Healthcare’s new equation = technology + operations
In most industries, when one competing organization falters, it is often viewed positively by its competitors. For better or worse, this is generally not the case in the healthcare provider space.
Each day we learn of hospitals across the country shutting their doors, which leaves those communities abandoned for the local healthcare services that they sorely need. This trend is prevalent in both rural and urban regions – with the result of increased pressure on those remaining facilities and centers that are already overextended.
Patients experience the effects of this impact through a reduction in available services, an increase in appointment wait times, and lengthy visits at the emergency department.
The pandemic has certainly accelerated the demise of some healthcare provider institutions as weary clinicians departed in droves for a variety of reasons; most notably burnout and a safer working environment.
Those caregivers that remained earned well-deserved increases in compensation, while high-priced travel support was required to fill in the patient care scheduling gaps. The shock to the system of rapidly increasing costs, combined with reduced patient volumes and an inability to rapidly generate new sources of revenue, has wreaked havoc across the healthcare provider industry.
Experts indicate that it will take quite some time for the industry to rebound and regain its solid footing. While in this transition phase, many organizations are looking to information technology to advance their operational efficiency and further evolve patient care.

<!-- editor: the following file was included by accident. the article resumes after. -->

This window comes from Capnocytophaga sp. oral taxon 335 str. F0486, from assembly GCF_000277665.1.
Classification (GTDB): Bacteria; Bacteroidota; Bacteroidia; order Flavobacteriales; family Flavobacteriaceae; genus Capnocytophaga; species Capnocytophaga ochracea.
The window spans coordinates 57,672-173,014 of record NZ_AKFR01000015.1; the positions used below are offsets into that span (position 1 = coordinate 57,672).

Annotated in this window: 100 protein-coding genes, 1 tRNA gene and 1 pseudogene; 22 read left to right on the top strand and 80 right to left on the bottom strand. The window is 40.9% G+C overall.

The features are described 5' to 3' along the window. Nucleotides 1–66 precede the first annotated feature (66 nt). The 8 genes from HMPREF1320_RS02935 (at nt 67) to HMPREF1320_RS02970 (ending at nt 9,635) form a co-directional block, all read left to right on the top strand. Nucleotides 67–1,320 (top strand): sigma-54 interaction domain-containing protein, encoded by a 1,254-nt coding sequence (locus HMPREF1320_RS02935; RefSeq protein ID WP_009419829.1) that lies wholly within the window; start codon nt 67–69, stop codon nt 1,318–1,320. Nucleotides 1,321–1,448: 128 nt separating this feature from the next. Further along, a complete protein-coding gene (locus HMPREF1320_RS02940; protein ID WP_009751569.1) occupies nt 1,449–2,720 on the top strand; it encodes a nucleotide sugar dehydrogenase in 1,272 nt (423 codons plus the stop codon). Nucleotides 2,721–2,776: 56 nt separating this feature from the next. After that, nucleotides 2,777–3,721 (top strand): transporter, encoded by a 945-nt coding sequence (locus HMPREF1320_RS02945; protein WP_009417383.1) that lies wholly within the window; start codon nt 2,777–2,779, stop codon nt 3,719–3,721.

As most healthcare provider organizations are now operating with a foundational electronic health record platform, digitization efforts to drive aspirational benefits from the EHR are more achievable. These digitization efforts span the full spectrum of clinical and administrative operations.
With an industry shift from implementation to driving value out of the foundational platforms comes the risk of vendors over-hyping their capabilities – so buyer beware. Below are several initiatives that organizations have indicated they are embarking upon in order to enable improved operational efficiency and patient care:
- Patient access. Extend telemedicine services that were rapidly introduced throughout the pandemic. For those requiring in-person visits, reduce the burden of visit check-ins and consents through patient-centric electronic capabilities.
- Mobility. Leverage SMS text based reminder/nudge messages, data exchange with regional partners and enhanced use of patient portals
- Financial efficiency. Centralize corporate services where possible, renegotiate vendor and lease arrangements, and align activities across the entire enterprise
- Virtual care centers. Leverage a centralized nursing model that will provide virtual coverage for multiple patients
- AI technology. Reduce physician email clutter and simplify cumbersome physician documentation through ambient listening functionality
- Home care monitoring. Provide enhanced patient care in the setting that patients prefer most – their home. Introduce advanced medical equipment to enable monitoring and alerting services
- Robotic process automation. Leverage technology to significantly reduce manual and repetitive tasks
Individually, each effort can bring anticipated benefits. Should these efforts be packaged in a balanced and organized manner, an organization may experience a “sum of the parts greater than the whole” benefit-recognition.
The tightening employee market will continue to place additional burdens on all industries; including the healthcare provider space.
A balanced approach to deploying new information technology that reduces the burden on employees and provides patients with enhanced services is the key to stabilizing and advancing our industry’s operations.
Mike Restuccia is the chief information officer of Penn Medicine.